At least that’s what Rabbi Yochanan (Taanis, 5b) asserts, although his listeners asked sarcastically, “Was it then for naught that the eulogizers eulogized him, the embalmers embalmed him and the gravediggers buried him?”
Unperturbed, Rabbi Yochanan responded with the prophet Yirmiyahu’s assurance, “And you, fear not, my servant Yaakov, says Hashem, and tremble not, Yisrael. For behold I am your savior from afar and [that of] your descendants from their land of captivity.” That verse, explained Rabbi Yochanan, juxtaposes Yaakov with his descendants. And so, the sage concluded, “just as those descendants are alive, so, too, must he be.”
As abstruse Talmudic passages go, this one would seem a good example. Rabbi Yochanan’s proof is as unconvincing as his contention was bewildering. And yet, the traditional word for dying (vayomos) is strangely absent from the account of Yaakov’s… whatever. Instead, an unusual and somewhat vague word (vayigva) is employed. And there are Midrashic narratives, too, that imply Yaakov’s life after … Read More >>
Is it merely a coincidence that so many of Women of the Wall’s leaders have numerous close associations with radical, anti-Israel groups? Or could it be that WoW is a useful vehicle for advancing an anti-Israel narrative that leaves Israel increasingly isolated internationally? Is concealing that agenda the reason why WoW tried to suppress the story of its leaders’ ties to fringe anti-Israel NGOs?
In early November, journalist Rachel Avraham posted a story at Jerusalem Online, the English-language website of Channel Two News, detailing the connections between WoW, vice-chairwoman, Batya Kallus and chairwoman Anat Hoffman and various anti-Israel groups.
As program director for the Moriah Fund, Kallus helps facilitate funding for such groups as Adallah, Ir Amin, Yesh Din, and Mossawa. Adallah rejects Israel’s right to exist as a Jewish state, and has been active in promoting Israel Apartheid Week on North American campuses and in the dissemination of the Goldstone Report accusing Israel of war crimes in Operation Cast Lead. The Goldstone Report cited “evidence” provided by Adallah 38 times.
Yesh Din categorizes Israel as an apartheid state and supported Turkey’s position after the Mavi Marmara incident, in which Israel naval commandos attempting to interdict the Gaza Flotilla … Read More >>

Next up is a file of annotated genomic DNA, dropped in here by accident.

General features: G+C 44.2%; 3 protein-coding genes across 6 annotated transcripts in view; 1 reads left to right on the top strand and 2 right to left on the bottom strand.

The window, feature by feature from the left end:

The following is the concluding paragraph of an article in the current issue of Mishpacha:
“The failure of American Jewry during the Holocaust pales beside that of American Jewry today. By virtue of its unshakable adulation of Obama, American Jewry has watched calmly as he placed 6 million Jews in Israel under threat of extinction from an Iranian nuclear bomb.”
What precedes these lines is of a similar nature, including the comparison of the interim understanding regarding Iran to the 1938 Munich Agreement entered into by Hitler and Chamberlain. We are told, however, that “the comparison of Obama to Neville Chamberlain is unfair to the latter.” How charming.
If the article was written by an obscure figure in Jewish life, concern about its extremism would be ameliorated by the acknowledgement that the writer was speaking his own mind and few would pay heed. The author of the Mishpacha piece is Jonathan Rosenblum, deservedly a respected writer, and the sentiments that he expresses are shared by a great many in the Orthodox community. This adds both to the impact of the article and to the obligation to call the writer to task for his indulgence in paranoia and worse. … Read More >>
Do you know about the CD that is causing much grief to yeshiva-trained Americans? There is no mp3 version. It is not a message from Lipa, or Mattisyahu, or a Modern Orthodox subversive. CD here does not stand for compact disk, but for cognitive dissonance. The difference between reality the way we have been taught to accept it, and the way we personally encounter it. Cognitive dissonance is driving more and more of us to an uncomfortable psychic place. We dwell firmly in the charedi world in which we grew up, and in which we raised our children. We fully live the charedi life style, but our hearts are sometimes not so enthusiastic about it, and our minds are increasingly alienated from it. We are victims of repeating memes with which we were bombarded, and then discovering that they are not true.